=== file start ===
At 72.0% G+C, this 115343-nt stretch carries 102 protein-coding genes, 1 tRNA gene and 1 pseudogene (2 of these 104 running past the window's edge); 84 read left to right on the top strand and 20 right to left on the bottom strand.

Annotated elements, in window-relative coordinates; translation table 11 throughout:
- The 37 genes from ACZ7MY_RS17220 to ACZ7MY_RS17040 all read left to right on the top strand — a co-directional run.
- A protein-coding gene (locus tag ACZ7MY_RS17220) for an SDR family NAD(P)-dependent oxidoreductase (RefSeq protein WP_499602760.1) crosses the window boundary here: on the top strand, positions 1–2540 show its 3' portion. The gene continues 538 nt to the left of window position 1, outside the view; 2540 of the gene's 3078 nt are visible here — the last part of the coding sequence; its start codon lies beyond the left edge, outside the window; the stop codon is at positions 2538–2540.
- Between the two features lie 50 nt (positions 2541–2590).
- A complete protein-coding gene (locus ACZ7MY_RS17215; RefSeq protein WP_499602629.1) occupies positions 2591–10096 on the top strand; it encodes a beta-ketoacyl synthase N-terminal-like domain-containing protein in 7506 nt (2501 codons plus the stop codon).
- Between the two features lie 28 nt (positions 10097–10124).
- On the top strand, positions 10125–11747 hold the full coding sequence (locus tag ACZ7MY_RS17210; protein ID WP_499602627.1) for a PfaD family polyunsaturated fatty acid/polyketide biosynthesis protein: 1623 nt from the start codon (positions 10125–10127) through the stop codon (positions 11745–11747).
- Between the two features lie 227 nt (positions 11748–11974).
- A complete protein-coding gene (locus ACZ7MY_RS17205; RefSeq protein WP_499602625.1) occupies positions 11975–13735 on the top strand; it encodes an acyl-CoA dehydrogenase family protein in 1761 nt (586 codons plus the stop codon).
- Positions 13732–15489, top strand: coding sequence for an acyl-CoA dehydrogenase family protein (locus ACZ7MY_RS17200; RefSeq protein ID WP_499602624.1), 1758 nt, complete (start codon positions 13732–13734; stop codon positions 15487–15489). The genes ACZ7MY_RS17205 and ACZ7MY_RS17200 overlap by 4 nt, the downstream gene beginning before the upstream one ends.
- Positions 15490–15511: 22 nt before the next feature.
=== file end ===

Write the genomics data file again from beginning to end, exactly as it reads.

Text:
At 72.0% G+C, this 115343-nt stretch carries 102 protein-coding genes, 1 tRNA gene and 1 pseudogene (2 of these 104 running past the window's edge); 84 read left to right on the top strand and 20 right to left on the bottom strand.

Annotated elements, in window-relative coordinates; translation table 11 throughout:
- The 37 genes from ACZ7MY_RS17220 to ACZ7MY_RS17040 all read left to right on the top strand — a co-directional run.
- A protein-coding gene (locus tag ACZ7MY_RS17220) for an SDR family NAD(P)-dependent oxidoreductase (RefSeq protein WP_499602760.1) crosses the window boundary here: on the top strand, positions 1–2540 show its 3' portion. The gene continues 538 nt to the left of window position 1, outside the view; 2540 of the gene's 3078 nt are visible here — the last part of the coding sequence; its start codon lies beyond the left edge, outside the window; the stop codon is at positions 2538–2540.
- Between the two features lie 50 nt (positions 2541–2590).
- A complete protein-coding gene (locus ACZ7MY_RS17215; RefSeq protein WP_499602629.1) occupies positions 2591–10096 on the top strand; it encodes a beta-ketoacyl synthase N-terminal-like domain-containing protein in 7506 nt (2501 codons plus the stop codon).
- Between the two features lie 28 nt (positions 10097–10124).
- On the top strand, positions 10125–11747 hold the full coding sequence (locus tag ACZ7MY_RS17210; protein ID WP_499602627.1) for a PfaD family polyunsaturated fatty acid/polyketide biosynthesis protein: 1623 nt from the start codon (positions 10125–10127) through the stop codon (positions 11745–11747).
- Between the two features lie 227 nt (positions 11748–11974).
- A complete protein-coding gene (locus ACZ7MY_RS17205; RefSeq protein WP_499602625.1) occupies positions 11975–13735 on the top strand; it encodes an acyl-CoA dehydrogenase family protein in 1761 nt (586 codons plus the stop codon).
- Positions 13732–15489, top strand: coding sequence for an acyl-CoA dehydrogenase family protein (locus ACZ7MY_RS17200; RefSeq protein ID WP_499602624.1), 1758 nt, complete (start codon positions 13732–13734; stop codon positions 15487–15489). The genes ACZ7MY_RS17205 and ACZ7MY_RS17200 overlap by 4 nt, the downstream gene beginning before the upstream one ends.
- Positions 15490–15511: 22 nt before the next feature.